By design, training will gradually fatigue and break down the body. But approximately 1-3 weeks before a race (depending on the distance), athletes will “taper” down the volume of training. This allows your body to fully recover, setting you up for the best success possible on race day. So, just build up training, then rest before your race, and the magic will happen, right? Well, in the famous words of Lee Corso, not so fast! The taper is definitely not one-size-fits-all. Here are three common scenarios that will require a more creative tapering process.
As much as we want to avoid injuries, they do occur, especially as athletes continue to push themselves to reach ever more ambitious goals. To understand how a training plan might need to shift due to injury, imagine a triathlete preparing to race a 70.3. Everything seems to be lining up perfectly when, 8 weeks before the race, she suffers an injury that stops her from running. She can still strength train, swim and bike, which she continues to do while taking time off from running.
Four weeks later, the athlete is 100% healthy and cleared to run—great! But now we are only four weeks from race day. Are we going to stick to the original plan of a two-week taper? For strength, swim and bike, yes: The gradual two-week taper will continue as planned. But for the run, she’ll want to take a different approach, something of a reverse taper.
The athlete above neither needs nor wants a two-week run taper; she’s already rested her run legs for four weeks. It’s now time to reintroduce the stress of running so that her body can properly adapt to the stress being placed on it. Even in the final two weeks before the race, while tapering for strength, swim and bike, her run workouts will continue to build. This build will continue until just a few days before race day, when she’ll take an abbreviated run taper.
Illness, while similar to injury, can present an entirely different package. With illness, all workouts can be affected. To illustrate this situation, let’s say, six weeks out from race day, an athlete comes down with a serious URI (upper respiratory infection) and it takes two weeks for him to fully recover. During this two weeks, he has to put all workouts on the shelf. Like the injury example above, it’s time to get creative, pivot, adjust the training plan and get ready for race day.
Similarly to the triathlete and her run, the weeks leading into the race will now become a build/rebuild of the strength, swim, bike and run. Furthermore, the planned two-week taper will become a much shorter 4-7 day taper. Again, this athlete was already out of commission for two weeks. From a mental, physical and physiological perspective, this athlete is pumped up and thrilled to be healthy again. They are ready to train (not taper and rest), and the shorter taper will set them up for race day success.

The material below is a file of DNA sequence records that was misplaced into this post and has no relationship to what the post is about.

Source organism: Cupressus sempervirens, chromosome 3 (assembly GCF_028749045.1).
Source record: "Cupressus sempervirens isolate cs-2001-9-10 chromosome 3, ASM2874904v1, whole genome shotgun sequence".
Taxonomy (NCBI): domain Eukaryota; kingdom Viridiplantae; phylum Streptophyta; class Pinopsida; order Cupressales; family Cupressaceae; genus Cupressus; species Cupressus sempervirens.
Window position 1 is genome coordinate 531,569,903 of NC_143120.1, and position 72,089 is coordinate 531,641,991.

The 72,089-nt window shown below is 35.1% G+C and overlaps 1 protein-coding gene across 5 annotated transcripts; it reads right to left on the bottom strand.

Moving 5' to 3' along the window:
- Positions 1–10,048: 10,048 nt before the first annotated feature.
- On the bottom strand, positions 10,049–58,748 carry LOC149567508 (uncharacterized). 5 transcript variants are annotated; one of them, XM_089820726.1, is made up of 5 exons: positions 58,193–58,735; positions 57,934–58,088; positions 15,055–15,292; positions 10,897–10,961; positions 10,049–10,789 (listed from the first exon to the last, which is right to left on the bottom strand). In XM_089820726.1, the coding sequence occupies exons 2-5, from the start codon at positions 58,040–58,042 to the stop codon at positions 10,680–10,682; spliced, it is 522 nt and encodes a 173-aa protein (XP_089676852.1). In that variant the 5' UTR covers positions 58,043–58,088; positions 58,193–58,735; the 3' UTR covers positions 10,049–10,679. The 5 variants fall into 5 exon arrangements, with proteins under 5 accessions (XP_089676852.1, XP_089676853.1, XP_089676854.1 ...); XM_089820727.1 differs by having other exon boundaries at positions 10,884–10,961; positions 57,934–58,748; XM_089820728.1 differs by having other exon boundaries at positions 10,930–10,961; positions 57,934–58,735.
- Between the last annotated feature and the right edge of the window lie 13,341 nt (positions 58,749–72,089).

Let’s say an athlete is six weeks out from race day and has to head out on an unexpected business trip for two weeks. She is going to be slammed with 12-14 hour work days for the entire trip. Like in the examples above, her original plan was a gradual two-week taper; what should she do? Well, she can try to keep her training volume high during this trip. But by adding in the stress of travel and work, she is definitely going to risk possible overtraining, reduced sleep, etc., which will seriously compromise her race day performance. Time to get really creative.
Since this athlete’s focus for the next two weeks is all business, all the time, she could simply focus on getting adequate sleep each night to stay on task. She could also pepper in a few short workouts over the trip—a run around the conference center, or some strength training in the hotel gym can go a long way. Upon her return, the athlete will be rested, healthy and ready to make the most of the final four weeks leading into race day. Just like in the illness example, her training build/rebuild will lead into a shortened 4-7 day taper—then it’s game on!
In summary, athletes and coaches need to understand that a by-the-book taper will not always produce the best results. Instead, we need to be flexible and creative in order to set ourselves (or our athletes) up for the ultimate success.